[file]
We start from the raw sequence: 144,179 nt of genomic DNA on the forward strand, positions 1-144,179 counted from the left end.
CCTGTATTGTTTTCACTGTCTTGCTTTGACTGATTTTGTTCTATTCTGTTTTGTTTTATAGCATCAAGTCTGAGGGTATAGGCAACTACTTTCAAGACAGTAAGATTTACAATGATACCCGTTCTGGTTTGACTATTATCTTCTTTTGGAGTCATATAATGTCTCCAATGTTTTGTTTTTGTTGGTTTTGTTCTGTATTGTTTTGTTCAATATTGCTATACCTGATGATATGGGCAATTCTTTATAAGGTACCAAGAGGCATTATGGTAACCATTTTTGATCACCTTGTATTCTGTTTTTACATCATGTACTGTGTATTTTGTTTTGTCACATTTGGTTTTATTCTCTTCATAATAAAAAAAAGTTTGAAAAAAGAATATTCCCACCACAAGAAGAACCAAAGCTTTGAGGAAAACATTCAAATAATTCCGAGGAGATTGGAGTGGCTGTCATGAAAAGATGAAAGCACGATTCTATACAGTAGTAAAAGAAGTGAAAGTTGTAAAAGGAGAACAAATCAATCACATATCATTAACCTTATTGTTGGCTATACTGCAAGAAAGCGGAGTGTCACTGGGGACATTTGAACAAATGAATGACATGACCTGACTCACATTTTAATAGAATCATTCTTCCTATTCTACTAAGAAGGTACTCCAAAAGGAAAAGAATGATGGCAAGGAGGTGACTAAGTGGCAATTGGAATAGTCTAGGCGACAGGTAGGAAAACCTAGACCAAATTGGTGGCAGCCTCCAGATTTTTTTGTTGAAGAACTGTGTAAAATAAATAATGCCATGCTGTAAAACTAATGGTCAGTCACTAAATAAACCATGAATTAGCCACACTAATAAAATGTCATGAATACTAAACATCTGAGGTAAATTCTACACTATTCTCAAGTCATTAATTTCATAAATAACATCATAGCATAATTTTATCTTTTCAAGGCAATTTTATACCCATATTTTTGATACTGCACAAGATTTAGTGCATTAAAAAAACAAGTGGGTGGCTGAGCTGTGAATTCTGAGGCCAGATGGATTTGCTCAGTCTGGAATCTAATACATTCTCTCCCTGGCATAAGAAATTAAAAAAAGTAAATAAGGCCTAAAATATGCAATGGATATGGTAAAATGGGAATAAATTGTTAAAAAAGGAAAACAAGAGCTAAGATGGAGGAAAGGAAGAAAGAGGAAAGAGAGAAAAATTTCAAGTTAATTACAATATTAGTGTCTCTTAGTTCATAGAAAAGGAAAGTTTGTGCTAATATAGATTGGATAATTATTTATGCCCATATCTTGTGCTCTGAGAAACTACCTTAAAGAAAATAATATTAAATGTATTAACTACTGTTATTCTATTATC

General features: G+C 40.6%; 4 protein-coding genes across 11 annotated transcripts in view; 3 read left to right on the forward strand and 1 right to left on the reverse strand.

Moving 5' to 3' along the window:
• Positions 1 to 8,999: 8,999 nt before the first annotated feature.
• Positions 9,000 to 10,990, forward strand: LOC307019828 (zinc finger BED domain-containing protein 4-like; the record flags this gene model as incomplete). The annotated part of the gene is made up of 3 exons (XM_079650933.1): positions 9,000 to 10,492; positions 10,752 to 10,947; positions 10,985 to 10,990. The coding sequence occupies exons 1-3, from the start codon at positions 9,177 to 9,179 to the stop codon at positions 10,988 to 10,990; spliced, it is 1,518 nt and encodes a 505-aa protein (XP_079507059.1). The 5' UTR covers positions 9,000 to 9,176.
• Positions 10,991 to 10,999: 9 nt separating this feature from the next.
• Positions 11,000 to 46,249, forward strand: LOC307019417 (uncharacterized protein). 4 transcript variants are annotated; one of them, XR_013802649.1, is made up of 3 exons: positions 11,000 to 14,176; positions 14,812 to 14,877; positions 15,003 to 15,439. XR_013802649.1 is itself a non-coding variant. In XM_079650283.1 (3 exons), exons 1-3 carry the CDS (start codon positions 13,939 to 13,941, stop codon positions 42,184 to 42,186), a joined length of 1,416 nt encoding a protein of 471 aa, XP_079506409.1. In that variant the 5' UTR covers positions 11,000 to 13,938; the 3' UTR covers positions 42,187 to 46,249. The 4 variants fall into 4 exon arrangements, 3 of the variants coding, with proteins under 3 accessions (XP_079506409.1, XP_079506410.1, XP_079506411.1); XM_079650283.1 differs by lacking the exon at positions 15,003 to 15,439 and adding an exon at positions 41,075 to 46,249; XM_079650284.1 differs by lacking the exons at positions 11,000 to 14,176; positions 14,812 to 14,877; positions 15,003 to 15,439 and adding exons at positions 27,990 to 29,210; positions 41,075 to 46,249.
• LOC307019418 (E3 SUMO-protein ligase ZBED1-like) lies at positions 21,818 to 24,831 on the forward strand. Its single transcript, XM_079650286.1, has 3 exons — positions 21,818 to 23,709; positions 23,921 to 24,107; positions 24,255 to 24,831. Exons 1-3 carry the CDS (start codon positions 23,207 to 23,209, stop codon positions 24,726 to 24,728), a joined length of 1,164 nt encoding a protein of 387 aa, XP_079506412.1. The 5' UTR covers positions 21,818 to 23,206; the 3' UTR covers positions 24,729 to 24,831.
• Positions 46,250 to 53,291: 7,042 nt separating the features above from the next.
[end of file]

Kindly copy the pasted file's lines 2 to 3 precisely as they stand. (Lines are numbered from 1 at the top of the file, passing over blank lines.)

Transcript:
CCTGTATTGTTTTCACTGTCTTGCTTTGACTGATTTTGTTCTATTCTGTTTTGTTTTATAGCATCAAGTCTGAGGGTATAGGCAACTACTTTCAAGACAGTAAGATTTACAATGATACCCGTTCTGGTTTGACTATTATCTTCTTTTGGAGTCATATAATGTCTCCAATGTTTTGTTTTTGTTGGTTTTGTTCTGTATTGTTTTGTTCAATATTGCTATACCTGATGATATGGGCAATTCTTTATAAGGTACCAAGAGGCATTATGGTAACCATTTTTGATCACCTTGTATTCTGTTTTTACATCATGTACTGTGTATTTTGTTTTGTCACATTTGGTTTTATTCTCTTCATAATAAAAAAAAGTTTGAAAAAAGAATATTCCCACCACAAGAAGAACCAAAGCTTTGAGGAAAACATTCAAATAATTCCGAGGAGATTGGAGTGGCTGTCATGAAAAGATGAAAGCACGATTCTATACAGTAGTAAAAGAAGTGAAAGTTGTAAAAGGAGAACAAATCAATCACATATCATTAACCTTATTGTTGGCTATACTGCAAGAAAGCGGAGTGTCACTGGGGACATTTGAACAAATGAATGACATGACCTGACTCACATTTTAATAGAATCATTCTTCCTATTCTACTAAGAAGGTACTCCAAAAGGAAAAGAATGATGGCAAGGAGGTGACTAAGTGGCAATTGGAATAGTCTAGGCGACAGGTAGGAAAACCTAGACCAAATTGGTGGCAGCCTCCAGATTTTTTTGTTGAAGAACTGTGTAAAATAAATAATGCCATGCTGTAAAACTAATGGTCAGTCACTAAATAAACCATGAATTAGCCACACTAATAAAATGTCATGAATACTAAACATCTGAGGTAAATTCTACACTATTCTCAAGTCATTAATTTCATAAATAACATCATAGCATAATTTTATCTTTTCAAGGCAATTTTATACCCATATTTTTGATACTGCACAAGATTTAGTGCATTAAAAAAACAAGTGGGTGGCTGAGCTGTGAATTCTGAGGCCAGATGGATTTGCTCAGTCTGGAATCTAATACATTCTCTCCCTGGCATAAGAAATTAAAAAAAGTAAATAAGGCCTAAAATATGCAATGGATATGGTAAAATGGGAATAAATTGTTAAAAAAGGAAAACAAGAGCTAAGATGGAGGAAAGGAAGAAAGAGGAAAGAGAGAAAAATTTCAAGTTAATTACAATATTAGTGTCTCTTAGTTCATAGAAAAGGAAAGTTTGTGCTAATATAGATTGGATAATTATTTATGCCCATATCTTGTGCTCTGAGAAACTACCTTAAAGAAAATAATATTAAATGTATTAACTACTGTTATTCTATTATC

General features: G+C 40.6%; 4 protein-coding genes across 11 annotated transcripts in view; 3 read left to right on the forward strand and 1 right to left on the reverse strand.